A Stitcher's Supply Guide: Thread

I'm just going to come right out and say it--I love DMC threads. Why do I love them? Let me count the ways....Since embroidery is my business, I really need threads that are reliable, accessible, functional, quality, and that give me the variety I'm looking for. DMC threads meets my needs in every single one of these areas. Let me elaborate...

thread bouquet.jpeg

As a full-time, stay-at-home mother and a maker, I just do not have very much free time to spare. I often give myself a huge pat on the back if I am able to parent successfully, cook a meal, take care of my basic hygiene needs, walk the dog, tidy something in our house, AND find time to work all in one day. It's just a lot to do in my waking hours. So if I do find the time to sit down and get some work done, I need my thread to work for me.

I don't have the time to deal with things like breaking or (gasp!) bleeding. Is bleeding your worst embroidery nightmare? It's definitely one of mine. I can honestly say, I've only ever had one extremely minor bleeding problem with DMC thread in all of my time stitching. Back when I first started stitching and I was using a water-soluble fabric pen, I ended up totally drenching a piece that had what I refer to as "toxic strawberry" colored-thread on white fabric. It was one of those colors that looks like it could bleed if you sneezed on it, you know the ones, they are red or pink and just too bright for their own good. Anyway, after I drenched the piece to remove the ink, I had the teensy-tiniest bit of bleeding around the parts with that color. I was able to stitch over it and salvage the piece and have literally never had a problem since. 

Since we're on the subject of time, I also don't have time to wait for my tools (in this case thread) to arrive in the mail. If I'm finishing up a piece and run out of thread #935 I need to be able to get my hands on some STAT, so as not to waste precious working hours. Since pretty much all of the major, and some of the smaller, independent, craft stores carry DMC threads, I don't have to live in fear that I'll be late to finish something because I ran out of the thread I was using. My husband knows he's on call to run to Joann's at 8:47pm and rescue me when I need it. ;)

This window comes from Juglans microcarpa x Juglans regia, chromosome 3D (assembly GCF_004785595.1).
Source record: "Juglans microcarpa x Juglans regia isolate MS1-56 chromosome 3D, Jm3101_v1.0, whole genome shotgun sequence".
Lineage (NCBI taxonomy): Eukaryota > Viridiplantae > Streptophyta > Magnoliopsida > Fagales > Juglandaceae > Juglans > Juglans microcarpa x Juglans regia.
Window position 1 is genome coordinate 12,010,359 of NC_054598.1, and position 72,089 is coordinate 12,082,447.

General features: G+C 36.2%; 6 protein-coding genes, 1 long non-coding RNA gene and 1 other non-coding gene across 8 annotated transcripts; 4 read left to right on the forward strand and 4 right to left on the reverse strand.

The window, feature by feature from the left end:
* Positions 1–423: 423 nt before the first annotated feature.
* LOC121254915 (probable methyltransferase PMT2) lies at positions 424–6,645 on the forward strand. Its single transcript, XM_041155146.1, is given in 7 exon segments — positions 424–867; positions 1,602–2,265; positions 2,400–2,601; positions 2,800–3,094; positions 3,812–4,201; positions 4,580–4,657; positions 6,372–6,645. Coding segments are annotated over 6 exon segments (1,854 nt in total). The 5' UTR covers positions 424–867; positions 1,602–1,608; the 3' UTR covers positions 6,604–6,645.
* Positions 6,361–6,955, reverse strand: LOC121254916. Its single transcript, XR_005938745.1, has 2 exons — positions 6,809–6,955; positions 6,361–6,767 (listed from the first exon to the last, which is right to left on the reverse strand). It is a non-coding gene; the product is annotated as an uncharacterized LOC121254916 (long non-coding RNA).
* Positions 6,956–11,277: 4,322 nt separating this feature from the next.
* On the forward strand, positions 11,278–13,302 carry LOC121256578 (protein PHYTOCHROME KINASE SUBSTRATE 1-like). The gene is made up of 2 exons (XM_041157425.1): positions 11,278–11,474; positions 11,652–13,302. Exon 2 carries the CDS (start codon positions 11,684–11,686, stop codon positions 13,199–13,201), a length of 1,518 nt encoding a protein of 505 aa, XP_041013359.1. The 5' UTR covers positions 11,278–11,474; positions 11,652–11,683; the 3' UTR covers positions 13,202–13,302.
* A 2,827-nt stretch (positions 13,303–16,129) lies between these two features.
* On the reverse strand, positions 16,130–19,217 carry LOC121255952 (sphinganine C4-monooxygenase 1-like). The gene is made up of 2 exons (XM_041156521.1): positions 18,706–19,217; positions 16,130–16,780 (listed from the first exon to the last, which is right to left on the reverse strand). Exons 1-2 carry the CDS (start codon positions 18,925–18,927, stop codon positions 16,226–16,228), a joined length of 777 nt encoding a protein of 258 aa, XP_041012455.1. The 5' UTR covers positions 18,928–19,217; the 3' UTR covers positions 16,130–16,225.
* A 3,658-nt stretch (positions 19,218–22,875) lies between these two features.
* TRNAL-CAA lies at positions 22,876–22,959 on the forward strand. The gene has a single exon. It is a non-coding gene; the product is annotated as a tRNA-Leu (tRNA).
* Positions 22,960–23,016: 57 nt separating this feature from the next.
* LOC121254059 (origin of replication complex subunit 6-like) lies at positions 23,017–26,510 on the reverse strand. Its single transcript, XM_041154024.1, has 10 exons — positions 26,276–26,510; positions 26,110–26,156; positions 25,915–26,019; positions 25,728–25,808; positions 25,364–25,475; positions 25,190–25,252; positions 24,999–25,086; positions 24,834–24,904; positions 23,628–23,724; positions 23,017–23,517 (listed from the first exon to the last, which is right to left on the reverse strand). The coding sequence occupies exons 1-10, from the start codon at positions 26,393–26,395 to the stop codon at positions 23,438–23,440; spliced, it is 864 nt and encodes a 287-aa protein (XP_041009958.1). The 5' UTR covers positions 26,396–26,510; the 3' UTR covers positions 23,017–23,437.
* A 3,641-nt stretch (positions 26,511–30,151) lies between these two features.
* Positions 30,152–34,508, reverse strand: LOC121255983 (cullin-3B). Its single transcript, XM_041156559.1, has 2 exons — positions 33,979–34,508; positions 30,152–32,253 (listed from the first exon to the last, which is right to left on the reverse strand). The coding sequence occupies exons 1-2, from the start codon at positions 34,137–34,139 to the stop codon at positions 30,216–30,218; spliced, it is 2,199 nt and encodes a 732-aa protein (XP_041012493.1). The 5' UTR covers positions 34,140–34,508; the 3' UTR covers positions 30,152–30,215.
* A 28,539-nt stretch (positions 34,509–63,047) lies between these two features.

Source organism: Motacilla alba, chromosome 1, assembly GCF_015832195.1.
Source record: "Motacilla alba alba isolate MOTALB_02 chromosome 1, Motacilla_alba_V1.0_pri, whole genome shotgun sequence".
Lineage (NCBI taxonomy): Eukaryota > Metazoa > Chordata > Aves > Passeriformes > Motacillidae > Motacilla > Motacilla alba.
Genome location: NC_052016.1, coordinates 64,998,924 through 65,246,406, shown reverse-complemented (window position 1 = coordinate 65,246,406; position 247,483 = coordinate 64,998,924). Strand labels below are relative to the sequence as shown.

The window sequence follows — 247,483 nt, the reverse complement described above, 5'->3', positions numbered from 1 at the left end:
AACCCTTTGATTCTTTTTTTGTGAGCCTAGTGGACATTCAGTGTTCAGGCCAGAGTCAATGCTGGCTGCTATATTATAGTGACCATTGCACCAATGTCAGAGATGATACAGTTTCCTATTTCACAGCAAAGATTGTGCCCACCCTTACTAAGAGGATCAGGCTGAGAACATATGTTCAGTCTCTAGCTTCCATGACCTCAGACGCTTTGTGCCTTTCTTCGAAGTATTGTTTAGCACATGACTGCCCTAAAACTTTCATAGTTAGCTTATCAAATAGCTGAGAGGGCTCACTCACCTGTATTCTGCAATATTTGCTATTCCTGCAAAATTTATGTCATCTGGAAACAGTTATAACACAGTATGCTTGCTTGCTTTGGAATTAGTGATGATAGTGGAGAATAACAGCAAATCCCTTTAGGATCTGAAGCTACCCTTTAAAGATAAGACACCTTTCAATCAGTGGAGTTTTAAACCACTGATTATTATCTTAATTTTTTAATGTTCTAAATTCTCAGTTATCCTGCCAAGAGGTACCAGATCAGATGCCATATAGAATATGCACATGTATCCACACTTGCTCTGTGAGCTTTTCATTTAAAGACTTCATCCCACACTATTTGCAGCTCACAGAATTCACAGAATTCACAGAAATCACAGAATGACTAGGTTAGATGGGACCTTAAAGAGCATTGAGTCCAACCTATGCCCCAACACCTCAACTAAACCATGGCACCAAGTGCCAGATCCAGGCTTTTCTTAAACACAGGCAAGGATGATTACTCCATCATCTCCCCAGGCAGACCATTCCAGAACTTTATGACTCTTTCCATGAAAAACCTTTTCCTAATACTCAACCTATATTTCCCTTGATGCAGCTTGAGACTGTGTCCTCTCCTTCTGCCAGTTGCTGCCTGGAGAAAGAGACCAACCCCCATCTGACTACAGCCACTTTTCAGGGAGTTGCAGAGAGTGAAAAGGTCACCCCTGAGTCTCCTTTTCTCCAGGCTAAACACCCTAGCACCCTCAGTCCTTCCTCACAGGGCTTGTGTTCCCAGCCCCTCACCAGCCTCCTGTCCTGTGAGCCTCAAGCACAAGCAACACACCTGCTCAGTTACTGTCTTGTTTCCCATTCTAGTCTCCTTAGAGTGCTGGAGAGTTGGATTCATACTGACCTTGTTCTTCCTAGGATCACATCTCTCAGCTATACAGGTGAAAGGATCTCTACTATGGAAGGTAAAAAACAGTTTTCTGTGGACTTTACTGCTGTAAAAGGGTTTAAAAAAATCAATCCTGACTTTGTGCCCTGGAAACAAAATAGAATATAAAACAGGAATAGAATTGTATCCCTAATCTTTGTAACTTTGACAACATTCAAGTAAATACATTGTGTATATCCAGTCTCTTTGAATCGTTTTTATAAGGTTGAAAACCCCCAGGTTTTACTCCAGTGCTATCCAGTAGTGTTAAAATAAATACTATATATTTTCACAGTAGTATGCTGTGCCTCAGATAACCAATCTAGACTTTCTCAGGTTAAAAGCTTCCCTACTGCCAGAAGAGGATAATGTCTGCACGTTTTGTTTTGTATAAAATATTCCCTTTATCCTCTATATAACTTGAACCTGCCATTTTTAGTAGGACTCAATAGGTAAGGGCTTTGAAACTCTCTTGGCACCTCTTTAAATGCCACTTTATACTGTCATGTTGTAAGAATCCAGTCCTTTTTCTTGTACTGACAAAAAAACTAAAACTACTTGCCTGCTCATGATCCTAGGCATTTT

The thing I love the most about DMC is their enormous color selection. I'm sure most of you know by now, I'm a sucker for colors. I can ALWAYS find the exact color I'm looking for when I'm deciding on threads for a new piece. The color selection DMC offers really encompasses all of the gorgeous tertiary colors I love to use, while providing tons of soft neutrals, and even obnoxious "Mario Cart" colors that I never use. There are colors for everyone's taste, which is exactly as it should be. The wide range of blues and greens are especially  wonderful, especially when I use multiple shades of the same color in one piece; I can always find greens that compliment each other. 


I was recently able to get my hands on one of these amazing DMC color guides and I have to say, it has been a game changer. I don't have time to wind and label my thread and sometimes the number label slides off the skein I'm working with. It used to cause me all sorts of problems when that happened, especially when creating a pattern because I need to tell you all what colors I'm using. However, now I can just hold the bit of thread I have up to the different swatches until I find its match and voila! Problem solved. I find this guide to be extra handy because the swatches are actual thread, not photos of thread, and they are arranged in color groups, which is different (way better) than how they are arranged in stores. If you're serious about stitching and you come across one of these guides, I highly recommend snapping it up.

As if all of these reasons weren't enough to love DMC, here's one more: they go out of their way to work with and encourage stitchers and they help to foster a positive online community with thread and craft at the center. I've witnessed DMC (and Wool and the Gang, the side of the company in charge of yarn) reach out to stitchers for collaboration countless times. They go out of their way to highlight and share the work that we are doing. Do these things help grow their business? Yes, of course, but they help grow the stitching community too. Since I love the stitching community, that's pretty meaningful to me. 

Lauren Holton